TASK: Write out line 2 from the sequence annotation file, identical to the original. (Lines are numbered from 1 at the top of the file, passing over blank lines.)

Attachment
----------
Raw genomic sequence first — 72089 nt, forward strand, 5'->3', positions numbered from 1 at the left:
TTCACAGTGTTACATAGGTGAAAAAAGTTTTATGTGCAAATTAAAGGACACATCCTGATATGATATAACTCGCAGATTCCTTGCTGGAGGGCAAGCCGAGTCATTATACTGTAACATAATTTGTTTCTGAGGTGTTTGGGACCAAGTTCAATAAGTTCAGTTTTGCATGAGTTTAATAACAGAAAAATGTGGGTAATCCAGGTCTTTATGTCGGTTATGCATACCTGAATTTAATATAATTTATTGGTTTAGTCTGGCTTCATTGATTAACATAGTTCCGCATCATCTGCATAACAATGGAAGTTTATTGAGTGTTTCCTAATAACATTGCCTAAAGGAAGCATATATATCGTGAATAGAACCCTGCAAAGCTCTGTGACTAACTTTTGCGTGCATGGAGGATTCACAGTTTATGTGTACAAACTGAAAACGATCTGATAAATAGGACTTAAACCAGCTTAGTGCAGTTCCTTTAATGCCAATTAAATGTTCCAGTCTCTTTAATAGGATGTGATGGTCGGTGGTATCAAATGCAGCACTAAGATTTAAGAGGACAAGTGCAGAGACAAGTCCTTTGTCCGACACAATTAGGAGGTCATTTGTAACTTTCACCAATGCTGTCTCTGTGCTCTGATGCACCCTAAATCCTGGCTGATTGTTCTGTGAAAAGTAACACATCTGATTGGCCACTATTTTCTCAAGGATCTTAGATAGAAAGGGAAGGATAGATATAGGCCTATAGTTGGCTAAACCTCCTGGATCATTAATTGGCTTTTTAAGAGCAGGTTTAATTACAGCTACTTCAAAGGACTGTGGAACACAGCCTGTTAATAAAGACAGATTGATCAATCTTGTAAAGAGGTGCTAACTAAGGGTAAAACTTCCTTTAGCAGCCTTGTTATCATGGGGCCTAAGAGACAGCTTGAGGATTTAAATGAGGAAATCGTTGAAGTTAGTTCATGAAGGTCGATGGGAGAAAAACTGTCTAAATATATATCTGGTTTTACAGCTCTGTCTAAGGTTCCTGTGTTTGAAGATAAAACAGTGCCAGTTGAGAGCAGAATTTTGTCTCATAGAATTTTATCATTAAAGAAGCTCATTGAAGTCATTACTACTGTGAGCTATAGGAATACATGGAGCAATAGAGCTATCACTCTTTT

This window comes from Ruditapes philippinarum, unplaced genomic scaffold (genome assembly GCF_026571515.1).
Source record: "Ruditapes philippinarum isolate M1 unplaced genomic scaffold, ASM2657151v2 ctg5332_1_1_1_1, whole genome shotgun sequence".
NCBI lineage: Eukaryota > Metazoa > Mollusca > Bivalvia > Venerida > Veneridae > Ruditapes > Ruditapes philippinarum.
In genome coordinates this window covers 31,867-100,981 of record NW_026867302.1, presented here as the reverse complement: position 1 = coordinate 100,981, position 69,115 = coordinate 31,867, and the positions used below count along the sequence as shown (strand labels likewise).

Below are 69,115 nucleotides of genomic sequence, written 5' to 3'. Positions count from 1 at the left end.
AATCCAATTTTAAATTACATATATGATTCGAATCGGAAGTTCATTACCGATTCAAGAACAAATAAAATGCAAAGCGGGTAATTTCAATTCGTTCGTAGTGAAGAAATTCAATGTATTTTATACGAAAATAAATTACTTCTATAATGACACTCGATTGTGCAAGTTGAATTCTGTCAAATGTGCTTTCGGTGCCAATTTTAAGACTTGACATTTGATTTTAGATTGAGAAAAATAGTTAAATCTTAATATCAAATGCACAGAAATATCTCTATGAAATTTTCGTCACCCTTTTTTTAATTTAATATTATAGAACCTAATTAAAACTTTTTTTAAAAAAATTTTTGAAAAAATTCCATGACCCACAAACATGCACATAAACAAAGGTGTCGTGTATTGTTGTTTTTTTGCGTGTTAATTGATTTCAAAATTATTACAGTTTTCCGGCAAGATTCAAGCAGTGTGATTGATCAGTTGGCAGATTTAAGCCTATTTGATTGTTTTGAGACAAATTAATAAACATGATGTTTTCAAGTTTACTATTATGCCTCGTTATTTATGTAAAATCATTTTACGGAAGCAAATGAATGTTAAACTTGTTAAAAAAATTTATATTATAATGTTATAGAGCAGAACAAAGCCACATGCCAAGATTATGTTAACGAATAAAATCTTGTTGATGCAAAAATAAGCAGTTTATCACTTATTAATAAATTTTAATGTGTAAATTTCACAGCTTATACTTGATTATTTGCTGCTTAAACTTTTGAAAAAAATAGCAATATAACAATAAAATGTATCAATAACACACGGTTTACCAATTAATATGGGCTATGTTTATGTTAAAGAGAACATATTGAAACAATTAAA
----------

TTCACAGTGTTACATAGGTGAAAAAAGTTTTATGTGCAAATTAAAGGACACATCCTGATATGATATAACTCGCAGATTCCTTGCTGGAGGGCAAGCCGAGTCATTATACTGTAACATAATTTGTTTCTGAGGTGTTTGGGACCAAGTTCAATAAGTTCAGTTTTGCATGAGTTTAATAACAGAAAAATGTGGGTAATCCAGGTCTTTATGTCGGTTATGCATACCTGAATTTAATATAATTTATTGGTTTAGTCTGGCTTCATTGATTAACATAGTTCCGCATCATCTGCATAACAATGGAAGTTTATTGAGTGTTTCCTAATAACATTGCCTAAAGGAAGCATATATATCGTGAATAGAACCCTGCAAAGCTCTGTGACTAACTTTTGCGTGCATGGAGGATTCACAGTTTATGTGTACAAACTGAAAACGATCTGATAAATAGGACTTAAACCAGCTTAGTGCAGTTCCTTTAATGCCAATTAAATGTTCCAGTCTCTTTAATAGGATGTGATGGTCGGTGGTATCAAATGCAGCACTAAGATTTAAGAGGACAAGTGCAGAGACAAGTCCTTTGTCCGACACAATTAGGAGGTCATTTGTAACTTTCACCAATGCTGTCTCTGTGCTCTGATGCACCCTAAATCCTGGCTGATTGTTCTGTGAAAAGTAACACATCTGATTGGCCACTATTTTCTCAAGGATCTTAGATAGAAAGGGAAGGATAGATATAGGCCTATAGTTGGCTAAACCTCCTGGATCATTAATTGGCTTTTTAAGAGCAGGTTTAATTACAGCTACTTCAAAGGACTGTGGAACACAGCCTGTTAATAAAGACAGATTGATCAATCTTGTAAAGAGGTGCTAACTAAGGGTAAAACTTCCTTTAGCAGCCTTGTTATCATGGGGCCTAAGAGACAGCTTGAGGATTTAAATGAGGAAATCGTTGAAGTTAGTTCATGAAGGTCGATGGGAGAAAAACTGTCTAAATATATATCTGGTTTTACAGCTCTGTCTAAGGTTCCTGTGTTTGAAGATAAAACAGTGCCAGTTGAGAGCAGAATTTTGTCTCATAGAATTTTATCATTAAAGAAGCTCATTGAAGTCATTACTACTGTGAGCTATAGGAATACATGGAGCAATAGAGCTATCACTCTTTT